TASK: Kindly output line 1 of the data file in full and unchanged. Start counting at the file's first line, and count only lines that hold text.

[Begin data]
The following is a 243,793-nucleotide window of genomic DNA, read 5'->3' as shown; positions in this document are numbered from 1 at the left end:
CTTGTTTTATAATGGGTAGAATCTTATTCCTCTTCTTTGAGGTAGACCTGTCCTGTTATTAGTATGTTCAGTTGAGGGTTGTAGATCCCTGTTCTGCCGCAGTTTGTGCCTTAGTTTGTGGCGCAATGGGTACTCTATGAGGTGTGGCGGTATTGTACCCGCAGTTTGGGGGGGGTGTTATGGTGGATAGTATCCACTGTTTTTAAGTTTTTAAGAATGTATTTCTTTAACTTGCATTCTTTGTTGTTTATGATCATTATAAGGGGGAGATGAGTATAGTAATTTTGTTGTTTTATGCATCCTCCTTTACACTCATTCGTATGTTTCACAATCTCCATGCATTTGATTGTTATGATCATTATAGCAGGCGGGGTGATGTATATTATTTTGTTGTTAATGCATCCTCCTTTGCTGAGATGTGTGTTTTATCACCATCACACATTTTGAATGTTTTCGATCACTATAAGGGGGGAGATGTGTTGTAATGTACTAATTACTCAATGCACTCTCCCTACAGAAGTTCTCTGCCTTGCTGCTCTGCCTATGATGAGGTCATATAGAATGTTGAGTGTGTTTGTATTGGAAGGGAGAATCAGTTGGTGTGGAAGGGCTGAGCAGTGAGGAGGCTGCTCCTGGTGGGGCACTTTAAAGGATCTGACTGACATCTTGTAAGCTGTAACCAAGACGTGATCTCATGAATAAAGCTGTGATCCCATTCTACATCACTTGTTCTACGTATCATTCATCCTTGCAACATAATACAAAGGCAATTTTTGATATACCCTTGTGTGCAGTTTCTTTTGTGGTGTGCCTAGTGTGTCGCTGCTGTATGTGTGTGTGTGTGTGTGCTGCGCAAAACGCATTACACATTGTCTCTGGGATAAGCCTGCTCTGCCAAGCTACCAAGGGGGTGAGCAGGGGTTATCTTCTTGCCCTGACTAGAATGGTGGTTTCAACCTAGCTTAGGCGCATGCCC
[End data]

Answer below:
The following is a 243,793-nucleotide window of genomic DNA, read 5'->3' as shown; positions in this document are numbered from 1 at the left end: